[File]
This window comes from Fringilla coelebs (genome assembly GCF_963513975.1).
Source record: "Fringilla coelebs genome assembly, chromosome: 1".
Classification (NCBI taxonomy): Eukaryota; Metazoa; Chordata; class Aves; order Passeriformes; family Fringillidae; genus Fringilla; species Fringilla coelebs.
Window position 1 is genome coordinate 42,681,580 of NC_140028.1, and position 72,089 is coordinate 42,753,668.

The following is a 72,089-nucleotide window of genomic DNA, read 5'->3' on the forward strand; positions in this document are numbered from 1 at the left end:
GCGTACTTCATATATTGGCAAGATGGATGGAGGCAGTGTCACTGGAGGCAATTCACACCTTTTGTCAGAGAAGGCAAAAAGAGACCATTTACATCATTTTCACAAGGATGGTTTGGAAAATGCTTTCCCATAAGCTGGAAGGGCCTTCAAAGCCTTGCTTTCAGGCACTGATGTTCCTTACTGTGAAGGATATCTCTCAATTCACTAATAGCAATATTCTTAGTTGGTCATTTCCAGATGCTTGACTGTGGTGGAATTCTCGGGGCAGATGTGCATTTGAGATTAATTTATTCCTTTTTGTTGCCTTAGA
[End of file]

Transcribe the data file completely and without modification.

This window comes from Fringilla coelebs (genome assembly GCF_963513975.1).
Source record: "Fringilla coelebs genome assembly, chromosome: 1".
Classification (NCBI taxonomy): Eukaryota; Metazoa; Chordata; class Aves; order Passeriformes; family Fringillidae; genus Fringilla; species Fringilla coelebs.
Window position 1 is genome coordinate 42,681,580 of NC_140028.1, and position 72,089 is coordinate 42,753,668.

The following is a 72,089-nucleotide window of genomic DNA, read 5'->3' on the forward strand; positions in this document are numbered from 1 at the left end:
GCGTACTTCATATATTGGCAAGATGGATGGAGGCAGTGTCACTGGAGGCAATTCACACCTTTTGTCAGAGAAGGCAAAAAGAGACCATTTACATCATTTTCACAAGGATGGTTTGGAAAATGCTTTCCCATAAGCTGGAAGGGCCTTCAAAGCCTTGCTTTCAGGCACTGATGTTCCTTACTGTGAAGGATATCTCTCAATTCACTAATAGCAATATTCTTAGTTGGTCATTTCCAGATGCTTGACTGTGGTGGAATTCTCGGGGCAGATGTGCATTTGAGATTAATTTATTCCTTTTTGTTGCCTTAGA